Vδ1T Lymphocytes Expressing a Th1 Phenotype Are the Major γδ T Cell Subset Infiltrating the Liver of HCV-infected Persons

Chiara Agrati, Giampiero D'Offizi, Pasquale Narciso, Sergio Abrignani, Giuseppe Ippolito, Vittorio Colizzi, Fabrizio Poccia

Research output: Contribution to journalArticlepeer-review

Abstract

Background: Hepatitis C infection induces an acute and chronic liver inflammation that may lead to cirrhosis, liver failure, or hepatocarcinoma. Since the role of αβ T lymphocytes in hepatitis C virus (HCV) immunopathology has been analyzed extensively, we investigated the distribution and functional activation of γδ T cell subsets in chronically HCV-infected patients. Materials and Methods: Blood samples and liver biopsies from 35 patients with compensated chronic HCV infection were compared in terms of T cell subset distribution, expression of activation markers, γδ T cell receptor (TCR) repertoire, and pattern of cytokine production. Moreover, we analyzed whether these immunological parameters were associated with other clinical observations (plasma viremia, ALT levels, Ishak index). Results: Differing from peripheral blood distribution, a specific compartmentalization of Vδ1 T cells (p <0.001) was observed in the liver of HCV patients. These cells rep- resented a relevant fraction of intrahepatic T lymphocytes (1.8-8.7%) and expressed the memory/effector phenotype (CD62-L CD45-RO +CD95 +). This phenotype was consistent with selective homing upon antigen recognition. Mitogenic stimulation of Vδ1 + T lymphocytes recruited in the liver revealed the T helper cell type 1 (Th1) pattern of cytokine secretion. Interestingly, the frequency of interferon-γ (IFN-γ)-producing Vδ1 T cells was associated with an higher degree of liver necroinflammation, measured by the Ishak index. Finally, the T-cell repertoire analysis revealed the absence of Vγ selection in the TCR repertoire of intrahepatic Vγ1 T cells. Conclusions: γδ T cell distribution in the peripheral blood differs from the Vδ1 T cell subset because it is policlonally activated and recruited in the liver of chronic HCV-infected patients. During HCV-infection, this T cell subset may release Th1 cytokines and contribute to the necroinflammatory liver disease.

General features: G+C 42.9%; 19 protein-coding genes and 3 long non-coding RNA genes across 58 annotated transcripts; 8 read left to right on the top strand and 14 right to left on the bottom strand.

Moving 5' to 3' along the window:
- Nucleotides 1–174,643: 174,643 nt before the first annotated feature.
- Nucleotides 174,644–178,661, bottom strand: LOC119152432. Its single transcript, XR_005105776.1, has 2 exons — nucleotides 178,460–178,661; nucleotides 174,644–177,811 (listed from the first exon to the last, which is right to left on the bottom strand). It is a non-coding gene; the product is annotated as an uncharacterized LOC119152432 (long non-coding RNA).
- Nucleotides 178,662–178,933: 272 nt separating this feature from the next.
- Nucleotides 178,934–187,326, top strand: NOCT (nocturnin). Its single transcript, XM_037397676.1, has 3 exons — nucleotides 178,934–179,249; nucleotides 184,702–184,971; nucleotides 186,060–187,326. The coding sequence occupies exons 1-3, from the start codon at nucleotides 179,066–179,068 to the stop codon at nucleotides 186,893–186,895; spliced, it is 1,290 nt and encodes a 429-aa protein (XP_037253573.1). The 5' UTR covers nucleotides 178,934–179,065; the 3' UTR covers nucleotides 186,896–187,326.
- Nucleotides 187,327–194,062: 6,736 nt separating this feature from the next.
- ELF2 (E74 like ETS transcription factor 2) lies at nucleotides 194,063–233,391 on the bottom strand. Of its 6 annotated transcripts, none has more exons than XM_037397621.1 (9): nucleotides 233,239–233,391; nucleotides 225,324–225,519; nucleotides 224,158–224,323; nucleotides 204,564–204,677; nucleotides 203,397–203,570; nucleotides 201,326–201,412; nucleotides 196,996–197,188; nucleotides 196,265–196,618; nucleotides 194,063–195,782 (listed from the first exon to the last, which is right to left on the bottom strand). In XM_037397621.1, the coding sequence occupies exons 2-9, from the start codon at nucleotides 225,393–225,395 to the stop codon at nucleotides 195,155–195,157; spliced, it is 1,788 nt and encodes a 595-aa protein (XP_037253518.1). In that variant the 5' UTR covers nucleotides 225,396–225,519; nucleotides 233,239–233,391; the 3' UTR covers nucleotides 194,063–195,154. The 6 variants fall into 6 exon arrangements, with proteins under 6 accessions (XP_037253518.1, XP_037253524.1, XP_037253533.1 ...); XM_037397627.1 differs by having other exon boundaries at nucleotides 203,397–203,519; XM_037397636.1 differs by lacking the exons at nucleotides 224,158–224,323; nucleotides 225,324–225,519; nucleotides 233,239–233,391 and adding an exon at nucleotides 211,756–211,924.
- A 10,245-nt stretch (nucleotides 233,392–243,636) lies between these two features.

Original languageEnglish
Pages (from-to)11-19
Number of pages9
JournalMolecular medicine (Cambridge, Mass.)
Volume7
Issue number1
Publication statusPublished - 2001

ASJC Scopus subject areas

  • Genetics

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